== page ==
Strategies for inclusion and empowerment
It’s important to shape and equip volunteer-driven organizations and campaigns to serve diverse communities. To do this, organizations must commit to concrete actions that address structural and systemic racism and a lack of representation among volunteers. Dismantling racism takes more than words, thoughts, and prayers. True transformation in volunteering requires a commitment to address the structural and systemic barriers perpetuated by racism.
Data on diversity and racialized communities
Data and research, or the absence of it, are often cited as reasons not to act. There is a glaring need for more data surrounding racialized communities. The deliberate lack of data collection, or the weaponization of data (Milner & Traub 2021), have been tools for perpetuating racism in racialized communities. As Mutamba and Rock (2022) note, “A larger and disaggregated data set will give us better insight into the experiences of racism and colonization in the volunteer sector.” While there is a great deal of learning ahead regarding the challenges and barriers faced by Black, Indigenous, and People of Colour (BIPOC), we must forge ahead, and use the information we have available to take steps toward anti-racism today.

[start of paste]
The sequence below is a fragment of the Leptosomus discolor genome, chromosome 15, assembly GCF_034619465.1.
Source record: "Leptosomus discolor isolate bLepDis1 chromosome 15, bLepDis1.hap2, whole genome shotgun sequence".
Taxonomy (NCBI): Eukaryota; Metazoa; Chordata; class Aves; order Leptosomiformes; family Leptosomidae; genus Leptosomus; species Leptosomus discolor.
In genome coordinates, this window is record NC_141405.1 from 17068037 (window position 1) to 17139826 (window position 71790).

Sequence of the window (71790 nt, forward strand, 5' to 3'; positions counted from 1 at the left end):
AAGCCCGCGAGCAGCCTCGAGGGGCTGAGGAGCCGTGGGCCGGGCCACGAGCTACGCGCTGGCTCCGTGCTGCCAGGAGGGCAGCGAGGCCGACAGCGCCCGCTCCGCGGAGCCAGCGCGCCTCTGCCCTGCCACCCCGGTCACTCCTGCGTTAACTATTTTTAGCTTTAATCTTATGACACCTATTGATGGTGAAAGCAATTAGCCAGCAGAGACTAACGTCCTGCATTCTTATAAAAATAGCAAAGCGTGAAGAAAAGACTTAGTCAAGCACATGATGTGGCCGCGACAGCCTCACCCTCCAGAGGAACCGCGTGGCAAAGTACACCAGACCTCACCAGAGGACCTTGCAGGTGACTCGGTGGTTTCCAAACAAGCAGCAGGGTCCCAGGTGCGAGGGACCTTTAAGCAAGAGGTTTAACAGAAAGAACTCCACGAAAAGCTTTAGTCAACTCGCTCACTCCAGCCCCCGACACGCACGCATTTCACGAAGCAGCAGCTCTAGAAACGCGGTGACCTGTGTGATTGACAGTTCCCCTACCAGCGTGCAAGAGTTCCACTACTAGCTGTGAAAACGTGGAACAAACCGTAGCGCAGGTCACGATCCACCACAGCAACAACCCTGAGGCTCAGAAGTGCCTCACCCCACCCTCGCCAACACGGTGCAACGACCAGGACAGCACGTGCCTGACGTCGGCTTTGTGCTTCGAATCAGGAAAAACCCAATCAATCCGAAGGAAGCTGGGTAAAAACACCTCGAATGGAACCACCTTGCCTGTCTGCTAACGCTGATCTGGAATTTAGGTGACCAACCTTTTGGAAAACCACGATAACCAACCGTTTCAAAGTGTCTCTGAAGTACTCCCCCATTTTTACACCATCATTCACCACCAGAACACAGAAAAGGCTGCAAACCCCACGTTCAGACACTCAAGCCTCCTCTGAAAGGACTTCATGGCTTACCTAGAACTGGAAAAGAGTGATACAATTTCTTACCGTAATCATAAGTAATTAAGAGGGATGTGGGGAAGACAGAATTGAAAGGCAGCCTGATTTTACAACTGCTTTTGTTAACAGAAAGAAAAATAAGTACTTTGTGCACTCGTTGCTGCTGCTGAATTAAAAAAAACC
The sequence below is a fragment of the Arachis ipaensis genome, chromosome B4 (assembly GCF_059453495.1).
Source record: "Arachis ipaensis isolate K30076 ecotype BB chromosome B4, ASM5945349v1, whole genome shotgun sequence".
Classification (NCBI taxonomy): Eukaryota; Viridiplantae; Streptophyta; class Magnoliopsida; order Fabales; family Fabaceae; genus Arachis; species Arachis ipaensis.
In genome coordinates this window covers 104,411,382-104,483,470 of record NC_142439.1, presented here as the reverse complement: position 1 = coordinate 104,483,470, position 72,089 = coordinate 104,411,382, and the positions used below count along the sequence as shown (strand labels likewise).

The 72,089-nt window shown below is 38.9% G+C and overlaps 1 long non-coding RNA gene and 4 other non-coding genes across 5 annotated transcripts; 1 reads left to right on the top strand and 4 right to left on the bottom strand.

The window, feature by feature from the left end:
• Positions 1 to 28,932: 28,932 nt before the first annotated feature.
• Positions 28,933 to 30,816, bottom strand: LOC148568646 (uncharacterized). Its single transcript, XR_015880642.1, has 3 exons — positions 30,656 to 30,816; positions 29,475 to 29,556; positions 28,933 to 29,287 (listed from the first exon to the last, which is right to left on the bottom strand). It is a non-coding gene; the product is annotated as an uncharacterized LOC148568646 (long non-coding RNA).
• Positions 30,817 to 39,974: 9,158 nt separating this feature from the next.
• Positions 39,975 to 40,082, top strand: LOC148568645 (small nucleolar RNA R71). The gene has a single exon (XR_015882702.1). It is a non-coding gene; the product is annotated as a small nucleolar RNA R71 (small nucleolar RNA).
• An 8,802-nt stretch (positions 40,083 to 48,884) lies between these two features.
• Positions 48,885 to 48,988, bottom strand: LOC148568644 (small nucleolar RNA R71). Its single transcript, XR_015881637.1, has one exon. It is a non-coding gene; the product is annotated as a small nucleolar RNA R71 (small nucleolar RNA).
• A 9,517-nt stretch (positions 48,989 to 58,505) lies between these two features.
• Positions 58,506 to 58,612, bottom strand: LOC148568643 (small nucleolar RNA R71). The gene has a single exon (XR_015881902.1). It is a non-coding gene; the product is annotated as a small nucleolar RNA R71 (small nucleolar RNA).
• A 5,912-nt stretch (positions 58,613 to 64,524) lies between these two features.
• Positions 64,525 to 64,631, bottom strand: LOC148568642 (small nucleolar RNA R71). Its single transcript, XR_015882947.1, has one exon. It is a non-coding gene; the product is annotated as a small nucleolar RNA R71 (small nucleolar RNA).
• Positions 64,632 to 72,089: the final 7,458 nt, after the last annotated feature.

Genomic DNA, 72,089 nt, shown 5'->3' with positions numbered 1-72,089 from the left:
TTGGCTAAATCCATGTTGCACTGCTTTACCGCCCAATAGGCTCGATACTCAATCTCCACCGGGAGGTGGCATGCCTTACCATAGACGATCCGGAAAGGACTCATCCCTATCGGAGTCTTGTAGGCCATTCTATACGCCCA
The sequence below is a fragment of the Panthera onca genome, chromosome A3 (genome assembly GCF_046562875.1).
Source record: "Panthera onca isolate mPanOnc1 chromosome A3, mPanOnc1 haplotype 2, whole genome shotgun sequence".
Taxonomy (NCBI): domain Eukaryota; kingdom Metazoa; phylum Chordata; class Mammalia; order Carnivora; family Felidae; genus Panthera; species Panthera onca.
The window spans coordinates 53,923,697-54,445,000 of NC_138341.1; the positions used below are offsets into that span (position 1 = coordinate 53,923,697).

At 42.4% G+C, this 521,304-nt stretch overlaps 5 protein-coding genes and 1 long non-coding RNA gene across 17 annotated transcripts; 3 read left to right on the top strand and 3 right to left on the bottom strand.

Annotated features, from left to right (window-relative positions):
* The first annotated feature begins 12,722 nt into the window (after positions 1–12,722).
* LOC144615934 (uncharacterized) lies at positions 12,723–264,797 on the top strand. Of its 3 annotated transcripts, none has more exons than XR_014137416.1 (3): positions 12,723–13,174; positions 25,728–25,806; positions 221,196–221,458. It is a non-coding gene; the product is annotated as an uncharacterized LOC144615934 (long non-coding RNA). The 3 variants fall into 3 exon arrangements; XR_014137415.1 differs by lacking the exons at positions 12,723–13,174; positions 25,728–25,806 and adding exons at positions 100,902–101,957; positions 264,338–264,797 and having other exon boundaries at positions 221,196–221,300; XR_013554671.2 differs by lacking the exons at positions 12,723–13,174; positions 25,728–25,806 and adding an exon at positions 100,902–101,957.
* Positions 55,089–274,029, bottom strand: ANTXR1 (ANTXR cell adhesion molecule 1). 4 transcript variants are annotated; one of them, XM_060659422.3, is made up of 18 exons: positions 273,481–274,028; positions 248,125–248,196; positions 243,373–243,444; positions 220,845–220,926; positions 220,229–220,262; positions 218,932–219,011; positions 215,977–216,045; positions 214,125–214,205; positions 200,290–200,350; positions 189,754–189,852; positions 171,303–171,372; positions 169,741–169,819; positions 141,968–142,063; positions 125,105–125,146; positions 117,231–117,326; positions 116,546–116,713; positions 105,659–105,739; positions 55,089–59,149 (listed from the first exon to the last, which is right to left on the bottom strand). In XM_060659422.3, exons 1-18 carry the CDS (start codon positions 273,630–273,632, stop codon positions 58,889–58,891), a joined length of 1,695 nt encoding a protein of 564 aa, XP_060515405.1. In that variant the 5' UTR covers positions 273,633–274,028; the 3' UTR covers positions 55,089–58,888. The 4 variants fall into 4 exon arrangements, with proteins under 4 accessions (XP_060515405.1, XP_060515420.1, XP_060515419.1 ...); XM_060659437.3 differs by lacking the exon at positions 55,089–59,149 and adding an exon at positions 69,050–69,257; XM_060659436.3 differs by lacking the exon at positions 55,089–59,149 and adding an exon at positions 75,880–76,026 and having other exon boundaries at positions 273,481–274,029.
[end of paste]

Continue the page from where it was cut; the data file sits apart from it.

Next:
Diversity and representation as a starting point
A simple way to begin is by researching the demographics of the communities you serve. You can then take steps to mirror them in your organization's diversity. Information on diversity within communities is available from the Government of Canada (2022). Take time to investigate and understand the immediate needs in those communities. Different municipalities like the City of Calgary (2022) have outlined community needs and made this information publicly available. Develop an understanding of how the needs of a community and the demographics of racialized individuals within that community are often correlated. This will provide a framework to understand whom you are serving, ways in which you can ensure their voices are heard, and how best to serve the needs of a community.